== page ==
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Pastor ‘filled with pain’ at Burkina Faso killings

06 December 2019


A Protestant church in the city of Kaya, Burkina Faso, picture in May

A Protestant church in the city of Kaya, Burkina Faso, picture in May

THE 14 churchgoers shot dead by extremists in a village in Burkina Faso on Sunday were the latest victims of widespread Christian persecution in West Africa, a pastor in the country has said.

The attackers, who have not yet been identified, reportedly opened fire on the congregation during a service at a Protestant church in Hantoukoura, in the east of the country. Several people were also wounded.

Pastor Samuel Sawadogo, who cares for displaced Christians in the city of Kaya, said: “We don’t know who the attackers are. All we know is that they attack Christians. We are troubled and filled with pain over the deaths of our family members.”

At least 41 Christians have been killed in jihadist attacks this year (News, 19 June).

A senior analyst on West Africa for the charity Open Doors, Illia Djadi, said: “People are living in fear. The northern parts of the country have fallen into the hands of several Islamic militants, and they have created a space that seems to be operating like an Islamic state. There are severe punishments for behaviour they regard as sinful.”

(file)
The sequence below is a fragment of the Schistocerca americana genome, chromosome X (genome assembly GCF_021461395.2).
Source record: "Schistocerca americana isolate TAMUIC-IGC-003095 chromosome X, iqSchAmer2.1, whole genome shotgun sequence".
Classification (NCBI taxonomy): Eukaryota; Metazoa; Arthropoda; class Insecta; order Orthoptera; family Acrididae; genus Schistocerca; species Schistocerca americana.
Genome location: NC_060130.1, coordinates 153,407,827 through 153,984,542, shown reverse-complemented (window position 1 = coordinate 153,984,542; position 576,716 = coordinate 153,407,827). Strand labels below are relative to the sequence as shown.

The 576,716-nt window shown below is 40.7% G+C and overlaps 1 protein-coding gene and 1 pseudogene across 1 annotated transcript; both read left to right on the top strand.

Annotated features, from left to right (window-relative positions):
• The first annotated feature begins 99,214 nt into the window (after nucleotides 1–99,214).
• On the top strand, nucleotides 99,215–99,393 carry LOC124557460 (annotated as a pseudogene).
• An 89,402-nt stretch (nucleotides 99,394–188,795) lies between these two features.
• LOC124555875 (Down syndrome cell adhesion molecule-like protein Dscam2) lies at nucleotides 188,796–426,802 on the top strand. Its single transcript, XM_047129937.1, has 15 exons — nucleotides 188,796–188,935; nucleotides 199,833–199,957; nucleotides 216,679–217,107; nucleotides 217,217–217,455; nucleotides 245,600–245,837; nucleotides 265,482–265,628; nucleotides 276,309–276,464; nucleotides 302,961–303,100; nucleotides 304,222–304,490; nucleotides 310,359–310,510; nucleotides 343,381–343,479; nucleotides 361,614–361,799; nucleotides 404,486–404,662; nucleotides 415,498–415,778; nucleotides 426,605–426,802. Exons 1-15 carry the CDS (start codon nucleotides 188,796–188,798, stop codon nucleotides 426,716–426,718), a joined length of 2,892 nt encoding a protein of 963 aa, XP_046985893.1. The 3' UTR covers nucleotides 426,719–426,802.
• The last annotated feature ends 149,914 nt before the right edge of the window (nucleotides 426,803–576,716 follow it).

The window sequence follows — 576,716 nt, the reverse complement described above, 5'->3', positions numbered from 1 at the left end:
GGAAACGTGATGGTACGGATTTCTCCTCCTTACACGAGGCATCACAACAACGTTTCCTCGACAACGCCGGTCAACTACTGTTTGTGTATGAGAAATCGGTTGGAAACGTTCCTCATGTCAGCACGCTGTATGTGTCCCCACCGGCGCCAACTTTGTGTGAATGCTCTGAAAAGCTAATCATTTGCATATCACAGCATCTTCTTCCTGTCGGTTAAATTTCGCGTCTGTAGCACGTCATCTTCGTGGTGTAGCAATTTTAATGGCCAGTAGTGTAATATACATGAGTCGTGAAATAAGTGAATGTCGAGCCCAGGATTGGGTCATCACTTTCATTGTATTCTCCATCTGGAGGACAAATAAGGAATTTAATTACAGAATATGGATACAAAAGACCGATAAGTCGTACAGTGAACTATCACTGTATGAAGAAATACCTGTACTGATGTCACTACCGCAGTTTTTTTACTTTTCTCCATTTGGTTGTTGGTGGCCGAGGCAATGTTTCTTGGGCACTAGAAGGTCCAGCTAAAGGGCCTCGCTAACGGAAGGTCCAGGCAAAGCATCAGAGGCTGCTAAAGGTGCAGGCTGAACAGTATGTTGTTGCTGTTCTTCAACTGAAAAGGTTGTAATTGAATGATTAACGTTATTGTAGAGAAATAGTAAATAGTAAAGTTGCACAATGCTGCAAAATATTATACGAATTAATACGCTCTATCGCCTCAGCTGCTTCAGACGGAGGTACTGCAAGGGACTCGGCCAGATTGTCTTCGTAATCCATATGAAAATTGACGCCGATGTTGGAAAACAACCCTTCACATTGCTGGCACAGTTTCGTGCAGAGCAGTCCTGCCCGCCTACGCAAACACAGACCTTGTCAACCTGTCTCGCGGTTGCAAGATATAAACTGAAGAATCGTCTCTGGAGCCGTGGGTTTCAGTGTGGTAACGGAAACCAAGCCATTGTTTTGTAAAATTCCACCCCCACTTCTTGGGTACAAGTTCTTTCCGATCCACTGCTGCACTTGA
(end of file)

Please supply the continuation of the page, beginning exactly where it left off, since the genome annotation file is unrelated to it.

Not all of the attacks are religiously motivated, however, he said. “Many factors, including political, economic, tribal, and religious, fuel violence in Burkina Faso. It has become vulnerable to the instability that plagues the greater Sahel region. A number of Islamic terrorist groups have easy access to Burkina Faso from their bases in neighbouring Mali.”

Islamist militants took over the north of Mali in 2012, before French troops pushed them out. Jihadist attacks have increased in Burkina Faso since 2015, having spread across the border. Thousands of schools have been forced to close.

The general secretary of the World Council of Churches, the Revd Dr Olav Fykse Tveit, said: “It is an attack on our one human family when people cannot gather to worship without fearing for their lives.

“We extend condolences to those who lost loved ones, to those living in fear and who suffer under the lack of freedom of religion, and to the many people displaced because they are in imminent and constant danger.”

In October, 15 people were killed in an attack on a mosque in Burkina Faso.

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